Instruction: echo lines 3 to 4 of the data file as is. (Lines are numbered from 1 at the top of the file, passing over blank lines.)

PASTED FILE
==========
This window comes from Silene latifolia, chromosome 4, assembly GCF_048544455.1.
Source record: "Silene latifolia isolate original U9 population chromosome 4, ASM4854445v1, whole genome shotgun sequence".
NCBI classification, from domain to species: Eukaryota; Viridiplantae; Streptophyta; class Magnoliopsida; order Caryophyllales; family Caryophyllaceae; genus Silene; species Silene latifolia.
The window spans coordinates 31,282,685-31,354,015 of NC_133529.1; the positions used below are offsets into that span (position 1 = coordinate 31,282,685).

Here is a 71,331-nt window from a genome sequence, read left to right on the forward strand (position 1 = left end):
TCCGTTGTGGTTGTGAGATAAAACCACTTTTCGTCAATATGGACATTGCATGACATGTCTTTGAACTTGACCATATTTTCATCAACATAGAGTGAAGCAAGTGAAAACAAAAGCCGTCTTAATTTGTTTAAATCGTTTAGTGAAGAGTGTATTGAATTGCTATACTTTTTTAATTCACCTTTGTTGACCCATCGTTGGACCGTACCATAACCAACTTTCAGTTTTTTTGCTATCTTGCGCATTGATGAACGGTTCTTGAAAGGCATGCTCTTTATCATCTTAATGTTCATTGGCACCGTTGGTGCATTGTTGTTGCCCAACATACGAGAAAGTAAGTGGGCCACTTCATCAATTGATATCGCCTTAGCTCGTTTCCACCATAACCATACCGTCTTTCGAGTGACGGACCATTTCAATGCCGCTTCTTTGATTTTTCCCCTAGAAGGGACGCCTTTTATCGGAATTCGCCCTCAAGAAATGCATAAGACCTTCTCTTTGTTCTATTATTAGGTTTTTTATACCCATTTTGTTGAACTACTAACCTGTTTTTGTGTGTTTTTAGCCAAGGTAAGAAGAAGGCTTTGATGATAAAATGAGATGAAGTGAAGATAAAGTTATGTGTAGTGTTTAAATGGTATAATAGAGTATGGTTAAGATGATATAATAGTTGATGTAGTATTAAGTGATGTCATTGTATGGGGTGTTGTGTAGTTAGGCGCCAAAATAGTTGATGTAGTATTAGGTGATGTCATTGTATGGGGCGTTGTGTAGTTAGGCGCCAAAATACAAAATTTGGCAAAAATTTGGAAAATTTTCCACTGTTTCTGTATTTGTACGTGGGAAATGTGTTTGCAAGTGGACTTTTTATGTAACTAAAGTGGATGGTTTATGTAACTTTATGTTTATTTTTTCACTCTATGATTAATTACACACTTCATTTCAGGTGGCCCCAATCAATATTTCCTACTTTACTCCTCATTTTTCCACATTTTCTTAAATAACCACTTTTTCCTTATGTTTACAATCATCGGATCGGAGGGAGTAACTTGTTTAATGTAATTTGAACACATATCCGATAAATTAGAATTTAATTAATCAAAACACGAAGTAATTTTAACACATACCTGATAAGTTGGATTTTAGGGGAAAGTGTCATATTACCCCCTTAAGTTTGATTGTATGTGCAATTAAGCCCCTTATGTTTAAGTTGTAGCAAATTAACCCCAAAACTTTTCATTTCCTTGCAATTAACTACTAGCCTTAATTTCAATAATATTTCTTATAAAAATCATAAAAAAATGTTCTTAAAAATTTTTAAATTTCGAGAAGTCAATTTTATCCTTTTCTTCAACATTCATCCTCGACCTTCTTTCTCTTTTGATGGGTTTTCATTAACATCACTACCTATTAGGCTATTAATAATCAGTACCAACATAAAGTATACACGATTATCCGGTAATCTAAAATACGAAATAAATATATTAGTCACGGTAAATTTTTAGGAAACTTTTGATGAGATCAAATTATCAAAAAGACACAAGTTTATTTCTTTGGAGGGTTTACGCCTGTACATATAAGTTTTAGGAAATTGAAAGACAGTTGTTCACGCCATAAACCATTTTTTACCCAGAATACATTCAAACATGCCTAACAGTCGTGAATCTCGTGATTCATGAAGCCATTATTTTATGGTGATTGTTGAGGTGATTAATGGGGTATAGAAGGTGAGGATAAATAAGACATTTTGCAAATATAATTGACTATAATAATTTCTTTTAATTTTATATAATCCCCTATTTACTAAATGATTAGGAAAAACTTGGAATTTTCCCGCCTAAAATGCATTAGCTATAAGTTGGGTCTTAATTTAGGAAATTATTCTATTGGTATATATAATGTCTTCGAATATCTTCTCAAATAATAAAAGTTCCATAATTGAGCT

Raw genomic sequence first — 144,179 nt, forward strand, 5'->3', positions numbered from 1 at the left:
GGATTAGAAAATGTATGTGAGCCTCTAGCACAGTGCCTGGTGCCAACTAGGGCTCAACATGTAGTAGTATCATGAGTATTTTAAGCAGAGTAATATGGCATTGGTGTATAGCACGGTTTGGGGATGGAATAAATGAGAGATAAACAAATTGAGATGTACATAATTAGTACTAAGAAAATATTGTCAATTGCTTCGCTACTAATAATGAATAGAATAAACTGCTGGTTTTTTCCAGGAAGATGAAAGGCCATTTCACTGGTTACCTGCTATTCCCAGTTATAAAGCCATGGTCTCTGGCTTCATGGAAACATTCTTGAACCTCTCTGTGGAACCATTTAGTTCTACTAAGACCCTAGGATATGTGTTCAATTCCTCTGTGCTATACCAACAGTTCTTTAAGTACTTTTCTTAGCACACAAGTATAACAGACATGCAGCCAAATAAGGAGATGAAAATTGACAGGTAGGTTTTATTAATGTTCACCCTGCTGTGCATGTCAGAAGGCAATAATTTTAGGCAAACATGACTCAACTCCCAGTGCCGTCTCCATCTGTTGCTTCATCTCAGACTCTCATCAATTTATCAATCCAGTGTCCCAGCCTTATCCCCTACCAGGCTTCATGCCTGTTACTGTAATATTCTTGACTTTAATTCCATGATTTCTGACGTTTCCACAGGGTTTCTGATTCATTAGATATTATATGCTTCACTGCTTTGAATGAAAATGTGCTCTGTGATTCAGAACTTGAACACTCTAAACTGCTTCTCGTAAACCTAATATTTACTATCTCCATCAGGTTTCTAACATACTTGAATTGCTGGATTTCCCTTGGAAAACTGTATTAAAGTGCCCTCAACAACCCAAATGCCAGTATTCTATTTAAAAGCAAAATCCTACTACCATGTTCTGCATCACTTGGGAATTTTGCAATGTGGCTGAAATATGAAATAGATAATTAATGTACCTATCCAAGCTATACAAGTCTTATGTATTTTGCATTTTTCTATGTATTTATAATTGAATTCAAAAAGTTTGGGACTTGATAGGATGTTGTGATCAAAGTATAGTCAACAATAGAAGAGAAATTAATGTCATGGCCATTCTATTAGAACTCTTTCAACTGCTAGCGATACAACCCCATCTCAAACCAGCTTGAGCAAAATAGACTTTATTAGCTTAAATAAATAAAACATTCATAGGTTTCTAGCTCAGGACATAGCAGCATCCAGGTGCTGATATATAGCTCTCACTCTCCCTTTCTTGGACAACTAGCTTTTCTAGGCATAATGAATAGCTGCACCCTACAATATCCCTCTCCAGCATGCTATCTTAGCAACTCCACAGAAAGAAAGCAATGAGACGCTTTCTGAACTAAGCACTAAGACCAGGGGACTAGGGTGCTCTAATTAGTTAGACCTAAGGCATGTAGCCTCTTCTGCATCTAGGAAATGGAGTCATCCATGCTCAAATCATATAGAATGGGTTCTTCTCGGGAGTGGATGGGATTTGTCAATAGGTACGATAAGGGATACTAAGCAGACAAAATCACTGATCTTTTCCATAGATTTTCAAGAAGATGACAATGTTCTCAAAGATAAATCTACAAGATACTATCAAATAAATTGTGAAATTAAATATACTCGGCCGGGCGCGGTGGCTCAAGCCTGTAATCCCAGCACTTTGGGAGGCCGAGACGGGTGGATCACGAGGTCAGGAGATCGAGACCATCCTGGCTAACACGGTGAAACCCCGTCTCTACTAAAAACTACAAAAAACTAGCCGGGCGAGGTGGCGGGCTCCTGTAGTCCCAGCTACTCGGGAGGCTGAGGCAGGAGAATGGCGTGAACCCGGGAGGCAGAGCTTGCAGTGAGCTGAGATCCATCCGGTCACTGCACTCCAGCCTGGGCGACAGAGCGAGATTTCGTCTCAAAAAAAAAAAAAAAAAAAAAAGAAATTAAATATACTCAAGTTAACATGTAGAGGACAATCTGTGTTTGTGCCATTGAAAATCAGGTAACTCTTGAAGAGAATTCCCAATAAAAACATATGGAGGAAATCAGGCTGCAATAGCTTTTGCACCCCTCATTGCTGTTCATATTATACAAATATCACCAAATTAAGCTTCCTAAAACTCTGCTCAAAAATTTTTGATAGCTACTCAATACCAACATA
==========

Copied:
NCBI classification, from domain to species: Eukaryota; Viridiplantae; Streptophyta; class Magnoliopsida; order Caryophyllales; family Caryophyllaceae; genus Silene; species Silene latifolia.
The window spans coordinates 31,282,685-31,354,015 of NC_133529.1; the positions used below are offsets into that span (position 1 = coordinate 31,282,685).